Because it was over 100 years ago and the only media that was available was newspapers and maybe some rudimentary film footage, World War I sometimes gets bypassed when it comes to the most world-changing events of the 20th century. The context of how the war started and progressed during its earliest months seems to be particularly lost to history. In a new French drama, the early months of the war are examined through the eyes of four women who were among the millions that were left behind to run things while the men in their lives went to battle.

Opening Shot: An opening graphic describes the situation: September, 1914, in the village of Saint-Paulin, France. The German invasion has been going on for a month, and French forces are trying to keep the Germans from overrunning Paris.

The Gist: As soldiers march in formation down a road, Marguerite de Lancastel (Audrey Fleurot) is driving from Paris to Saint-Paulin, and her papers show that she’s a sex worker, allowed to ply her trade in town. A truck passes through, driven by Jeanne Charrier (Romane Portail) and Louis Compoing (Noam Morgensztern), a police detective, examines what’s in the back; he’s looking for a murderer. He discovers Suzanne Faure (Camille Lou), the woman he’s looking for, hiding under the floor of the truck bed, but Jeanne, an experienced smuggler, takes off before he can do anything.

In the meantime, Mother Superior Agnès (Julie De Bona) is dealing with the French military setting up a hospital at her Saint-Paulin convent. She encourages a little girl, Lisette (Léwine Weber) to leave her mother’s farm, which is on the front lines, and stay at the convent, but Lisette refuses.

Another woman in crisis is Caroline Dewitt (Sofia Essaïdi), put in charge of the Dewitt family’s truck factory when her husband Charles (Grégoire Colin) joins the army as an engineer. It leaves her alone, living with her distraught daughter Madeline (Stacy Grewis Belotti) and openly hostile mother-in-law Éléonore (Sandrine Bonnaire). The situation in the factory becomes dire when all the workers are picked up by the army for desertion.

As Marguerite moves into the brothel and services customers, most of whom are soldiers, she tries to find out where the soldiers’ camp is. She manages to get the information from one soldier she gives a hand job to in the brothel’s saloon.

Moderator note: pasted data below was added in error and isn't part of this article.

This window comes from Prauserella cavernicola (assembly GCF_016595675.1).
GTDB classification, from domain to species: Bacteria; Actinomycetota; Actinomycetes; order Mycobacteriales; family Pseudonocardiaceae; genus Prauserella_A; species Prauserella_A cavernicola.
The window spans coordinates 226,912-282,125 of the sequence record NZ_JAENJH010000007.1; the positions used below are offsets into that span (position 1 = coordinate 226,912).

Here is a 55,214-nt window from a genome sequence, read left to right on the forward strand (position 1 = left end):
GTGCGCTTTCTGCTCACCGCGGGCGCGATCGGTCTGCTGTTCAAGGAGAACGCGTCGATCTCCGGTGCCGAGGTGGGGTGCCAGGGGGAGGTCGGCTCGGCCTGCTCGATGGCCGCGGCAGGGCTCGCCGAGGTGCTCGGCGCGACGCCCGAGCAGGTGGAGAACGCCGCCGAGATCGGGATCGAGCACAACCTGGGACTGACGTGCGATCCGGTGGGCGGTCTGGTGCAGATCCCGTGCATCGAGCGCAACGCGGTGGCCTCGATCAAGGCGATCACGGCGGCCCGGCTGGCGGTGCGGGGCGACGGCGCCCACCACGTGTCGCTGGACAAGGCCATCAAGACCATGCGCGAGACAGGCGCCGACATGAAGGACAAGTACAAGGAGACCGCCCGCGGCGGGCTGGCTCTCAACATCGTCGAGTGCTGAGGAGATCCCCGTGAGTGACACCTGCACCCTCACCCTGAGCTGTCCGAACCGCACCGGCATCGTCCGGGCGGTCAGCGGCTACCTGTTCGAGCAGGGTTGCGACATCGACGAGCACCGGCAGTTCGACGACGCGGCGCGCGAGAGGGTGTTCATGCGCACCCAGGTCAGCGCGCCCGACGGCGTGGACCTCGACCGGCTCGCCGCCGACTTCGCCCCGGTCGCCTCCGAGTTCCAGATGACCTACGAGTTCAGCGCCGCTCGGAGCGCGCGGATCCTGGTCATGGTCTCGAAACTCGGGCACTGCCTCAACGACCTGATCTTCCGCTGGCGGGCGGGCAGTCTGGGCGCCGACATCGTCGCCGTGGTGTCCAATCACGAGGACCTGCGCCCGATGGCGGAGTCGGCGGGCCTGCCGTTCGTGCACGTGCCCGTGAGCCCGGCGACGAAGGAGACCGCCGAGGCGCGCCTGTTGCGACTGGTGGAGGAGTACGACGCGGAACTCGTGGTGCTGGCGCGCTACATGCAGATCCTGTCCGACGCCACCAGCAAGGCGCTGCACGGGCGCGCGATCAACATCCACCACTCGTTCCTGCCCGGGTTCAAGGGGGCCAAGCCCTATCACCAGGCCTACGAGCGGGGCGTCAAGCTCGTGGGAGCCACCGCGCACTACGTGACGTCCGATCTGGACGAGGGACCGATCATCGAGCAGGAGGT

Compoing catches up to Jeanne and Suzanne, and Jean gets shot in the process; Suzanne manages to get the wounded Jean to Lisette’s mother’s farm. Suzanne, a nurse, finds out about the hospital at the convent, and runs to get medical supplies, carrying Jeanne’s papers in case she’s stopped. While she’s gone, German soldiers battle French soldiers on the farm’s grounds. Jeanne returns to the farm to see bodies everywhere; Agnès, checking up on Lisette, finds Suzanne, who tells the nun that her name is Jeanne Charrier.

Women At War
Photo: Courtesy of Netflix

What Shows Will It Remind You Of? Even though Women At War (Original title: Les combattantes) is about WWI, it still felt analogous to World On Fire, which takes place during the opening months of World War II.

Our Take: Cécile Lorne, the creator of Women At War, accomplishes what she needed to do in the first episode, which is introduce audiences to the four women at the core of the series’ drama, and then uses the second half of the episode to start intertwining the women’s lives.

One of the things that Lorne doesn’t hesitate showing is the horrors of war. There’s more than enough blood, or holes blown through people’s heads, to show that, even 109 years ago, the people on the front lines see things that scar them for life. Of course, she also shows German soldiers killing defenseless women and children; it’s not a surprise that a French production might go in that direction, but it seemed unnecessarily harsh, especially for the first episode. Then again, that is also part of the horrors of war.

So far, the show is pretty straightforward and serious, but as the women become more intertwined, we may see things get a little more soapy. We’re not sure, for instance, how Margeurite and Caroline know each other; it’s alluded to in the first episode but not explained. And how long will Suzanne be able to hide from Compoing? The way these questions are answered will determine if the drama in Women At War takes itself seriously or not.

Sex and Skin: We mention the hand job, and there’s other glimpses of the workers at the brothel doing what they get paid to do. And the final scene (described below) has some surprising skin.

Parting Shot: Agnès, bringing Suzanne into town after finding her on the farm, goes to help a naked man they find wandering through the woods. He drops to his knees, embraces the nun and sobs. She slings her wrap around him.

Sleeper Star: Stacy Grewis Belotti has a very emotional scene as Madeline says goodbye to her father; it’s a bit old-fashioned and schmaltzy, but the scene worked because Belotti did a good job portraying Madeline’s unyielding sadness.

Most Pilot-y Line: After Marguerite comes back to the brothel after her reconnaissance mission, her minder tells her “this isn’t a hotel.” Marguerite snaps back, “I’ll catch up.” That was almost as disturbing as Marguerite being told she’d have to service 20 clients per day.

Our Call: STREAM IT. Women At War starts off a bit dry, but by the end of its first episode, viewers can see that the drama will start to be amped up, beyond the violence inherent in war.

Joel Keller (@joelkeller) writes about food, entertainment, parenting and tech, but he doesn’t kid himself: he’s a TV junkie. His writing has appeared in the New York Times, Slate, Salon, RollingStone.com, VanityFair.com, Fast Company and elsewhere.